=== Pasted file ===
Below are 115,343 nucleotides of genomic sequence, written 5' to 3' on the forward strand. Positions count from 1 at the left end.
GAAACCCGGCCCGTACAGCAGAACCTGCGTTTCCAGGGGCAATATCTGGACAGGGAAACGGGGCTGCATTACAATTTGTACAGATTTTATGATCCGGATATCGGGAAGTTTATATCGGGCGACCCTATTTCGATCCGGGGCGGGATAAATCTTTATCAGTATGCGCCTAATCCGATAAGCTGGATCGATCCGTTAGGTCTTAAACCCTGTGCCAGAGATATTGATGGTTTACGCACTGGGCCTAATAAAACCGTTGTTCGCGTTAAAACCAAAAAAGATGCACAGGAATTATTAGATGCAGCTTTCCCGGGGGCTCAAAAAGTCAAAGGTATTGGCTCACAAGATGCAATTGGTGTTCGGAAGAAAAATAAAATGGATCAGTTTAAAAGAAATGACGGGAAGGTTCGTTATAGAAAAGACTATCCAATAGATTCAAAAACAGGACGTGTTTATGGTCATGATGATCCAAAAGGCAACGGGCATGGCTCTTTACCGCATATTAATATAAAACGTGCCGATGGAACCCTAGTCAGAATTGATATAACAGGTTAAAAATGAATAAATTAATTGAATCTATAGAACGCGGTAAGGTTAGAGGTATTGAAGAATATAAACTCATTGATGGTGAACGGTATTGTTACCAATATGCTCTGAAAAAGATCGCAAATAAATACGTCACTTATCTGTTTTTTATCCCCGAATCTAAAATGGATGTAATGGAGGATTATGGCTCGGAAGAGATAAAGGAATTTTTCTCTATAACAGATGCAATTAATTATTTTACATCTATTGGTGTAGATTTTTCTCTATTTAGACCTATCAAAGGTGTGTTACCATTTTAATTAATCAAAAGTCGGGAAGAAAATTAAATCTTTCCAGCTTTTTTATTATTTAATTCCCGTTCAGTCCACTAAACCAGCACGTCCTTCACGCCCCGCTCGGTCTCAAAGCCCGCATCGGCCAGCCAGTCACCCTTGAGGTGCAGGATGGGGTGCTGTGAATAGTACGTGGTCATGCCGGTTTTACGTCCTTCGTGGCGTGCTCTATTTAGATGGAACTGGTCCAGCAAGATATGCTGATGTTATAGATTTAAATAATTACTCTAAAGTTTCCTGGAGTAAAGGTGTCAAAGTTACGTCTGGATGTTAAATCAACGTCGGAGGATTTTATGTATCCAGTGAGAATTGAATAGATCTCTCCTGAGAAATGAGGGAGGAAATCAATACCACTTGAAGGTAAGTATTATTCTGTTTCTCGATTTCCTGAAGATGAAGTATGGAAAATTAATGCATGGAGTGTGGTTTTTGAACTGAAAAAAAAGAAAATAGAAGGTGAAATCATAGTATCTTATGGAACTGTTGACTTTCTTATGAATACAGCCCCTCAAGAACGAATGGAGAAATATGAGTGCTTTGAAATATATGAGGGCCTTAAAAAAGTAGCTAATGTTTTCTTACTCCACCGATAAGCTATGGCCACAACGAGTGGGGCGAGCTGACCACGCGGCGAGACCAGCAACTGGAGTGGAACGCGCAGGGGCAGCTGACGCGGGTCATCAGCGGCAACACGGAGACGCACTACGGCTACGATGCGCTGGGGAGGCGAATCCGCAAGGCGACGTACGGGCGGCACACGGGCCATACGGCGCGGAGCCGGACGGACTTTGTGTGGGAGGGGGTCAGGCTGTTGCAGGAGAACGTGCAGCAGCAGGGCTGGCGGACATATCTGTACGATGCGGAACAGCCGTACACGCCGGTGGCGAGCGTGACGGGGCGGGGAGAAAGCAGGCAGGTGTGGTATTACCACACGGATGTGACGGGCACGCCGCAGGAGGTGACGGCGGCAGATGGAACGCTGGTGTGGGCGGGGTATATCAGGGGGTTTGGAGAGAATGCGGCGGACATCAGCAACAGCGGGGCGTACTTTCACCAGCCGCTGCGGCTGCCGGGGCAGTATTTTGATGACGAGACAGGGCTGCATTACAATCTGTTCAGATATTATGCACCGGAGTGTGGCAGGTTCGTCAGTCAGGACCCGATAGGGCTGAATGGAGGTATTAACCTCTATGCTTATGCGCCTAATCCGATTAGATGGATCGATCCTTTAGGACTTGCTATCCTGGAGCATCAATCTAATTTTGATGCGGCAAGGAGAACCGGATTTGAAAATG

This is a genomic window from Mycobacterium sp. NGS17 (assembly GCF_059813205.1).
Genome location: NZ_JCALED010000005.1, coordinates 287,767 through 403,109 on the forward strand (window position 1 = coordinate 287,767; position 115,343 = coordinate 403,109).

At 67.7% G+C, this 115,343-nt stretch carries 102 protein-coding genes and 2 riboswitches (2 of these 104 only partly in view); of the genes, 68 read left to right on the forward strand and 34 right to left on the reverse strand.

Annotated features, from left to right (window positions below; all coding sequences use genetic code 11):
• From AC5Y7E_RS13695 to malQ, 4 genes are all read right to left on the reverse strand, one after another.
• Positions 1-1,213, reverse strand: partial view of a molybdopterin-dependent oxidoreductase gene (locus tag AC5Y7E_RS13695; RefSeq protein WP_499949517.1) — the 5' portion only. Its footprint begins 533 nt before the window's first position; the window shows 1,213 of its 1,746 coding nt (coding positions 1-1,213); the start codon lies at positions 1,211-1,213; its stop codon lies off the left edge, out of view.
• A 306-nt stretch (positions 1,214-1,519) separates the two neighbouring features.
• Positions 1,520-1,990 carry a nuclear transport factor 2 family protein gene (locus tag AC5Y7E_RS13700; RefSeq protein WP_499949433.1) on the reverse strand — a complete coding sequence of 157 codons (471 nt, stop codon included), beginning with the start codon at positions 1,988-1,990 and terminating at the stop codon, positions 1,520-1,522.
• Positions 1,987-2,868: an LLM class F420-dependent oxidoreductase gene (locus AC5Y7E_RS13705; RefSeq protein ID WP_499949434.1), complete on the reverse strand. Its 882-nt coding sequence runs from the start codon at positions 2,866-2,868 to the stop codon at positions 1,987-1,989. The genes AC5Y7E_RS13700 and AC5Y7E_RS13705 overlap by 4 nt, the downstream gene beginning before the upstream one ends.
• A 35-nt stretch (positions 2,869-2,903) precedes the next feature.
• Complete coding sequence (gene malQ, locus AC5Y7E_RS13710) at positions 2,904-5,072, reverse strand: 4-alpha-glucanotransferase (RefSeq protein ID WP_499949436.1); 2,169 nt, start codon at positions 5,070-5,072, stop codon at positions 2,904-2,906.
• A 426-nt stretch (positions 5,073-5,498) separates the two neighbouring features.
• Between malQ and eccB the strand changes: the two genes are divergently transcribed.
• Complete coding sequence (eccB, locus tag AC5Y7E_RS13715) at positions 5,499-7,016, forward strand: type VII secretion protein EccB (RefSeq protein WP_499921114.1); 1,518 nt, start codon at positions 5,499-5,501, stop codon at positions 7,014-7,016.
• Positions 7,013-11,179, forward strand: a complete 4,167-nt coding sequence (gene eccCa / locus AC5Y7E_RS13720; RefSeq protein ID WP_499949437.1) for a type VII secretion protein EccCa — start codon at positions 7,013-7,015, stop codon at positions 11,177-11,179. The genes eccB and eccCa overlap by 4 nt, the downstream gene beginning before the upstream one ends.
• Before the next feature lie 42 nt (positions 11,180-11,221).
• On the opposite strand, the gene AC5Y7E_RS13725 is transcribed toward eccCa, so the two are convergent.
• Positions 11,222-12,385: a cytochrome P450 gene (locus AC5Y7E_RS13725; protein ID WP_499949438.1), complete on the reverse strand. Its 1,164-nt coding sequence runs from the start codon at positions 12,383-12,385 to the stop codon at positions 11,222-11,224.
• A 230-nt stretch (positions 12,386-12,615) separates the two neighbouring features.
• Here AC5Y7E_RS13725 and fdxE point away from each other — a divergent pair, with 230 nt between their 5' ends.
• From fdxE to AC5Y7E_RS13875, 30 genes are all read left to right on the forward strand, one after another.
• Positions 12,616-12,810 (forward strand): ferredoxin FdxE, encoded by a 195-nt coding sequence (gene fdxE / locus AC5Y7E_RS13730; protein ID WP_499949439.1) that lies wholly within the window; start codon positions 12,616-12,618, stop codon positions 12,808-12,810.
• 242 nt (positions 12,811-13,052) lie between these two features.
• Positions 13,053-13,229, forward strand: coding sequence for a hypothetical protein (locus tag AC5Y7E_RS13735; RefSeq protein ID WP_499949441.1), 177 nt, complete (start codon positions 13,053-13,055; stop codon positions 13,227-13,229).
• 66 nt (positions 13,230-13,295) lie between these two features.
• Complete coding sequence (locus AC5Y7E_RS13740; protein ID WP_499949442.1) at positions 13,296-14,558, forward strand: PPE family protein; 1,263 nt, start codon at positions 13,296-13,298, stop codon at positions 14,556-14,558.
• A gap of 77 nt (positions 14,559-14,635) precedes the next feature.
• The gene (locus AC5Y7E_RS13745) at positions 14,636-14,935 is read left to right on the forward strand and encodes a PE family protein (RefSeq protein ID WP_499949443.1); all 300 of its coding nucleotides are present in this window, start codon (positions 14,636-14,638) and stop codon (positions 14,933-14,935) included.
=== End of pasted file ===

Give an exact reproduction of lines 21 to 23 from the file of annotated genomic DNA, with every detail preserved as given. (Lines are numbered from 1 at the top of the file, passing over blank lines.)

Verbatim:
• A 230-nt stretch (positions 12,386-12,615) separates the two neighbouring features.
• Here AC5Y7E_RS13725 and fdxE point away from each other — a divergent pair, with 230 nt between their 5' ends.
• From fdxE to AC5Y7E_RS13875, 30 genes are all read left to right on the forward strand, one after another.